When Chris Rock’s daughter, Lola, came up to him crying and asked, “Daddy, how come I don’t have good hair?” he committed himself to search the ends of the earth and the depths of black culture to find out who had put that question into his little girl’s head.
Director Jeff Stilson’s camera followed the funnyman, and the result is Good Hair, a wonderfully insightful and entertaining, yet remarkably serious, documentary about African American hair culture. An exposé of comic proportions that only Chris Rock could pull off, Good Hair visits hair salons and styling battles, scientific laboratories, and Indian temples to explore the way black hairstyles impact the activities, pocketbooks, sexual relationships, and self-esteem of black people.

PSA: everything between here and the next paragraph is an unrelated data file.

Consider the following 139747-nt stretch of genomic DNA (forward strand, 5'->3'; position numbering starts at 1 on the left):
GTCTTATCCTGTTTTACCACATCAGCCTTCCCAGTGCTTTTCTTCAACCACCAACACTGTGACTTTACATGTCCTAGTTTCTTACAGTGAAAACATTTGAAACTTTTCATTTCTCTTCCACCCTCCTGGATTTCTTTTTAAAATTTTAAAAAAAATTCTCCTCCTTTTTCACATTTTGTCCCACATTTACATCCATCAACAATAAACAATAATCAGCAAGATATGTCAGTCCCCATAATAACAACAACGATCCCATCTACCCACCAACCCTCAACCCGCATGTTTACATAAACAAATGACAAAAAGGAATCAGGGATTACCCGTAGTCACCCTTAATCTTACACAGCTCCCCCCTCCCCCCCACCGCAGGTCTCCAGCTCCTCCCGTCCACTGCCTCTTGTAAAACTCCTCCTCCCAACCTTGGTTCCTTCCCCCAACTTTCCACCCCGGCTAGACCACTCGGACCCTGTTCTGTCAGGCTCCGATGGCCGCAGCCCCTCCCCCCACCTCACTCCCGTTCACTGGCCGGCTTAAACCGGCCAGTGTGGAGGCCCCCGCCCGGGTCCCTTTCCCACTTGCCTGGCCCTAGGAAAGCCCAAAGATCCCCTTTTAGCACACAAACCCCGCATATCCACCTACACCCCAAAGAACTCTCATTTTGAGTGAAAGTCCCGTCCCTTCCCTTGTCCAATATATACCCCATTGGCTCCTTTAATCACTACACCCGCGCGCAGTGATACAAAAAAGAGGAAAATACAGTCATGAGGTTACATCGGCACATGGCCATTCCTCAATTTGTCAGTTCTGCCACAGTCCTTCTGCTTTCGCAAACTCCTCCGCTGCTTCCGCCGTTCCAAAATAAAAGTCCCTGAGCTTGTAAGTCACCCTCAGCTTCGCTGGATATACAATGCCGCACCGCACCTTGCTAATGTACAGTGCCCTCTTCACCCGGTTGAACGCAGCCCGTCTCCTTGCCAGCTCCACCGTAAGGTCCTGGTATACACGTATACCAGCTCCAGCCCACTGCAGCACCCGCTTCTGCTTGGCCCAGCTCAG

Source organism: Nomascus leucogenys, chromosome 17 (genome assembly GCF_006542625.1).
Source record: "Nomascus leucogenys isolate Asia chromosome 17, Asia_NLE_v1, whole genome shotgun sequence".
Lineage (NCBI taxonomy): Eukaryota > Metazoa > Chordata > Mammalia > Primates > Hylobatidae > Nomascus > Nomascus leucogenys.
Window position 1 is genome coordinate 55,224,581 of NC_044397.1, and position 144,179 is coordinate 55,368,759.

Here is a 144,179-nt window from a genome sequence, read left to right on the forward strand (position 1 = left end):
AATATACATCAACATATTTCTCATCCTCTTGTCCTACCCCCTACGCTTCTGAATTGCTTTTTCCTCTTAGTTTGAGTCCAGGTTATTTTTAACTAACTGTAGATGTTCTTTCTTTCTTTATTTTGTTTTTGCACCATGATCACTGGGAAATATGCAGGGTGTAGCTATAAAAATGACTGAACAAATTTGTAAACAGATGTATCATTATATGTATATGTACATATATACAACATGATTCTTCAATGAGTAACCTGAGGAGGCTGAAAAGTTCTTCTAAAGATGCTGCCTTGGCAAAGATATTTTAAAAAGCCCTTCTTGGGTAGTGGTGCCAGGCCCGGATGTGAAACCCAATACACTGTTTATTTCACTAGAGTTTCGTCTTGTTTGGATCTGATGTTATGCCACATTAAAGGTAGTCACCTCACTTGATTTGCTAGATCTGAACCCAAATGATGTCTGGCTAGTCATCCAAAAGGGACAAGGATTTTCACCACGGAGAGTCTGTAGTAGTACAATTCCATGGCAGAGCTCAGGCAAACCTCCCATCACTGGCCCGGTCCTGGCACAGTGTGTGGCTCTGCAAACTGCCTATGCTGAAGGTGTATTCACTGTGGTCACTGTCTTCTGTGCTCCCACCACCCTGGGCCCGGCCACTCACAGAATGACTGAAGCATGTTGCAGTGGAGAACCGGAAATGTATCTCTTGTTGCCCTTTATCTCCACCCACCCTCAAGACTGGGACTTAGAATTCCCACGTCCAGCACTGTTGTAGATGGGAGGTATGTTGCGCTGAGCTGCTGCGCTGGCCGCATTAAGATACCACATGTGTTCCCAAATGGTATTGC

Celebrities such as Ice-T, Kerry Washington, Nia Long, Paul Mooney, Raven Symoné, Maya Angelou, and Reverend Al Sharpton all candidly offer their stories and observations to Rock while he struggles with the task of figuring out how to respond to his daughter’s question. What he discovers is that black hair is a big business that doesn’t always benefit the black community and little Lola’s question might well be bigger than his ability to convince her that the stuff on top of her head is nowhere near as important as what is inside.
Good Hair was screened at Sundance this week. Has anyone seen it?